Trevor Maek’s review published on Letterboxd:
"There is an endearing tenderness in the love of a mother to a son that transcends all other affections of the heart."
- Washington Irving
If there is any affection that I have for Lenny Abrahamson's Room, it is inspired by the tenderness of the mother-son relationship that is so beautifully and soulfully acted by Brie Larson and Jacob Tremblay. While Room is by no means a technical marvel, the compelling performances from its lead and supporting actors, as well as some of its poetic narrative elevate it from average to memorable.
The name of the room where Ma and Jack are contained is not referred to as "a room," but simply called "Room." Room is a universe in itself, as it represents the bounds of Jack's knowledge and experience. His reality does not extend beyond Room, but instead is contained within it. Throughout the film, we begin to see both of the main characters struggle to come to terms with their changing realities as their understanding of what is real expands beyond the limits of "Room."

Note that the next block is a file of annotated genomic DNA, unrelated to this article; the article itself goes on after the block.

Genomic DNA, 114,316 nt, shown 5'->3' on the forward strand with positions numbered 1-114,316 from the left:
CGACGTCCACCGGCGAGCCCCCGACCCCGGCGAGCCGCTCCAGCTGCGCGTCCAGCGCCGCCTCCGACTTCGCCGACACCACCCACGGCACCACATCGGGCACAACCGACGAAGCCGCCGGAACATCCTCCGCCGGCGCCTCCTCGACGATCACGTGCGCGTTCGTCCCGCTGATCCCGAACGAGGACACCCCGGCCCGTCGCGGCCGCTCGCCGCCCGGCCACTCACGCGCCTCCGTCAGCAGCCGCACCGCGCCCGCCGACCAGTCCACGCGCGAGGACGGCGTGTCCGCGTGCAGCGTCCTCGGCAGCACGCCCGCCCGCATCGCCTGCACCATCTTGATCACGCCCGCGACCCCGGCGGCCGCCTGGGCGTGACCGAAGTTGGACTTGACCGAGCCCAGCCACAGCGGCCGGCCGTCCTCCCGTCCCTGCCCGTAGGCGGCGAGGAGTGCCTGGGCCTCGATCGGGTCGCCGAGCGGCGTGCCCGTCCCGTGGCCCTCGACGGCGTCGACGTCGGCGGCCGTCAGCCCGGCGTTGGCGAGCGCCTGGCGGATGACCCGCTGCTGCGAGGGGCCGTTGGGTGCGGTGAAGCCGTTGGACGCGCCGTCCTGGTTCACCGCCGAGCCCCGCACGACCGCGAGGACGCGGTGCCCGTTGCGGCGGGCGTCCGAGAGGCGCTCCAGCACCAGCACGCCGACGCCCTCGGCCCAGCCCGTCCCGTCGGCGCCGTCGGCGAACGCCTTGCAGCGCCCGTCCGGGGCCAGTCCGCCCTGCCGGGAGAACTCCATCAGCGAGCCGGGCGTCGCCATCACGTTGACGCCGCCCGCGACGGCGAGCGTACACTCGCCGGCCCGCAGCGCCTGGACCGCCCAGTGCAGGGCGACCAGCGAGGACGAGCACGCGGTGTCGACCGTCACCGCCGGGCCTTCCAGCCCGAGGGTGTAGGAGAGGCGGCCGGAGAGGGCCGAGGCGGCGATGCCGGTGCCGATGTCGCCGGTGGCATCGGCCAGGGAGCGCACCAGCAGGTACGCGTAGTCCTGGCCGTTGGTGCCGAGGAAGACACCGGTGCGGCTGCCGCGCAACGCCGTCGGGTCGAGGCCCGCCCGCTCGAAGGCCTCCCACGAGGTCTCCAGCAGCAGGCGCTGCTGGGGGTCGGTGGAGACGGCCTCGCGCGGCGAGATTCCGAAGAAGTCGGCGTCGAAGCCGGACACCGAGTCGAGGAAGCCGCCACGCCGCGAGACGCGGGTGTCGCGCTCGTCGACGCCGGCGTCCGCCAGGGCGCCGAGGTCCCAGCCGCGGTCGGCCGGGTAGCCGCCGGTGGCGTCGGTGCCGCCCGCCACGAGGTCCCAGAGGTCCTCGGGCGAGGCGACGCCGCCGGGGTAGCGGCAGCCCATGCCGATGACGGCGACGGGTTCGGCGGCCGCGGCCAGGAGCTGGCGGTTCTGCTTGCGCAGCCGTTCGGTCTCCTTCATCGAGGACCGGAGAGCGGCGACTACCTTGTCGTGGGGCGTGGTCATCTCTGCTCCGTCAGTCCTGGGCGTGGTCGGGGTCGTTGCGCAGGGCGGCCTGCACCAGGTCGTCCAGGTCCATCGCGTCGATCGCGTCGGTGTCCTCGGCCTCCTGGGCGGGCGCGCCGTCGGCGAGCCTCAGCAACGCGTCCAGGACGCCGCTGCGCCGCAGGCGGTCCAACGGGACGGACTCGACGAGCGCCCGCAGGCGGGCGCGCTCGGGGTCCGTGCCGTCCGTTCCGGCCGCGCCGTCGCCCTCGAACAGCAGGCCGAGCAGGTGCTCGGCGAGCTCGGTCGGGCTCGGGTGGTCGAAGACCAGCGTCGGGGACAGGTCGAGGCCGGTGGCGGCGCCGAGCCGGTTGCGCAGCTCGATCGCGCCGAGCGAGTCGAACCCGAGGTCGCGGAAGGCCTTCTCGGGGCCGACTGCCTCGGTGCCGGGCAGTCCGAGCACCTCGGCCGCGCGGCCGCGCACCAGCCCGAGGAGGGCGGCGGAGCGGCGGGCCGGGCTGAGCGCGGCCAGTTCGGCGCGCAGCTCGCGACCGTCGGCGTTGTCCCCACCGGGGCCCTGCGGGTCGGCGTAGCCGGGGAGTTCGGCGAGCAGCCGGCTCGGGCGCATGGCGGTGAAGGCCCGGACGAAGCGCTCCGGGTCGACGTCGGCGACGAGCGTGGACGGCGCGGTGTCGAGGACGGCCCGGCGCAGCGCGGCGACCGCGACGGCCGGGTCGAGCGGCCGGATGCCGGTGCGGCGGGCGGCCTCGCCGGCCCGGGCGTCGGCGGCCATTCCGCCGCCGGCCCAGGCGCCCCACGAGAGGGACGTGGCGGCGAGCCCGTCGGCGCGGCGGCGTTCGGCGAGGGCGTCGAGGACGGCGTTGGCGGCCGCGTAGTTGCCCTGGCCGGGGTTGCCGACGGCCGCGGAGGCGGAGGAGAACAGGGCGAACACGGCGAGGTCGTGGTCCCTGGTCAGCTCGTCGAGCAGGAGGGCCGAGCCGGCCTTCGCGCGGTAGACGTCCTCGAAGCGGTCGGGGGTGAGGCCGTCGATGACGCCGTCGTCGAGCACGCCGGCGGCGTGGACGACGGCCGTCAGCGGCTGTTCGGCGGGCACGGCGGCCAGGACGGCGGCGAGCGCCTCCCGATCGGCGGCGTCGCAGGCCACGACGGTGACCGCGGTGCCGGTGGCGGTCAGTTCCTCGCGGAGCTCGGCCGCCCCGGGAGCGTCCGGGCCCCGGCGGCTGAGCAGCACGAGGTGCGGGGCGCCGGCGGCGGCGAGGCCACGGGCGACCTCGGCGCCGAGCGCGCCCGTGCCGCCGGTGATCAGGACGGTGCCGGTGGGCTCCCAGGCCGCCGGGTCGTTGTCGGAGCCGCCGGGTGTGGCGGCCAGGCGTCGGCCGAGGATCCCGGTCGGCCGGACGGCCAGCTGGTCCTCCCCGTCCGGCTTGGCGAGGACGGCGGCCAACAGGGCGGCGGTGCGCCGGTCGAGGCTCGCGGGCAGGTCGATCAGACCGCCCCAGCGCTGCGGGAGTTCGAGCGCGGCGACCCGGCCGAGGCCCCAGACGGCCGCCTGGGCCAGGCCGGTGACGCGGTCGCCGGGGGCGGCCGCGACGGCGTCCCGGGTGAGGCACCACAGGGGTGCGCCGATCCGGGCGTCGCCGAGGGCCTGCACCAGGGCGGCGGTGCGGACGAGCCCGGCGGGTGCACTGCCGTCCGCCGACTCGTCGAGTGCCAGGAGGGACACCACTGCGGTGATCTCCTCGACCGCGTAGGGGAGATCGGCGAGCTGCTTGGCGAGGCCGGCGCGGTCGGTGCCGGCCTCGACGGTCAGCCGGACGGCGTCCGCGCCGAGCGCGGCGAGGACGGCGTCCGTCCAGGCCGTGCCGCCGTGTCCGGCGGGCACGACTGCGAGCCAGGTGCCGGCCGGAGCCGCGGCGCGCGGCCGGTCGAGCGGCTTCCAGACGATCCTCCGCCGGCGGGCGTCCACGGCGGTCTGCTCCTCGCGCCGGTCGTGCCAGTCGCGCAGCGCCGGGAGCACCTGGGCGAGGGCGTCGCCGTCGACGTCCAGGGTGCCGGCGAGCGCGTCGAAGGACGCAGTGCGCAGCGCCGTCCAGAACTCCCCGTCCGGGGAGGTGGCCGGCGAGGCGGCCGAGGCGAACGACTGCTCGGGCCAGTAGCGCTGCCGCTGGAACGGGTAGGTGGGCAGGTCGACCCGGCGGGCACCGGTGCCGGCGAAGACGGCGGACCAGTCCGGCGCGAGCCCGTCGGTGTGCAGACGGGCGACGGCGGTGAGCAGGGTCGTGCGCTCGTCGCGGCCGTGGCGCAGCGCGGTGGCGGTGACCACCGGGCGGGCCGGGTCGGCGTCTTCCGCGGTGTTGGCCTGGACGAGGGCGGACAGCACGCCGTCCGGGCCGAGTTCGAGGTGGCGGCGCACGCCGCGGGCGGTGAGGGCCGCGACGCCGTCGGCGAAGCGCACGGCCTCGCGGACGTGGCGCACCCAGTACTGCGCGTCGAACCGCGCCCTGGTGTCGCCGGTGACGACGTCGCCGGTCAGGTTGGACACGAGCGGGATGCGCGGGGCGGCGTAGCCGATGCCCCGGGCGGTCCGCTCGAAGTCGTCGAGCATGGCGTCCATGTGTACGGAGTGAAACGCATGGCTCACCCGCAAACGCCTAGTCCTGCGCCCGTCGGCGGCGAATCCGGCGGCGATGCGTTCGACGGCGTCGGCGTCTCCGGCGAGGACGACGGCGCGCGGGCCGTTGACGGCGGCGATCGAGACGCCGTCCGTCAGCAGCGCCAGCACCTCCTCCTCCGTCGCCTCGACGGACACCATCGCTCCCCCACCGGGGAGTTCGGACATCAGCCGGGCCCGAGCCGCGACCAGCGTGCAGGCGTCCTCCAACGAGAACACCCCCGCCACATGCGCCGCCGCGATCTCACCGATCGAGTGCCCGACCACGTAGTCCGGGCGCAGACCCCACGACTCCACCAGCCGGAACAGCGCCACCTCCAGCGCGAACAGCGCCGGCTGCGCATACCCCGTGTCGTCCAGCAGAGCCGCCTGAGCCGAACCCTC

Emma Donaghue writes her characters beautifully, contrasting moments of unbearable anguish with moments of awe-inspiring joy. The film is filled with juxtapositions: innocence and trauma, togetherness and separation, sacrifice and selfishness, love and indifference. Just like the skylight, which serves as a symbol of hope in the film, we are given enough hope to carry us through the film's darkest moments.
I like Josh Larsen's words in his comment about the film:
Feels like most of the movie's power comes from its scenario, rather than the filmmaking.
I would extend that by saying that while most of of the movie's power does come from its scenario, it is strengthened by the chemistry and affecting performances from its leads.
Get the Kleenex box out for this one.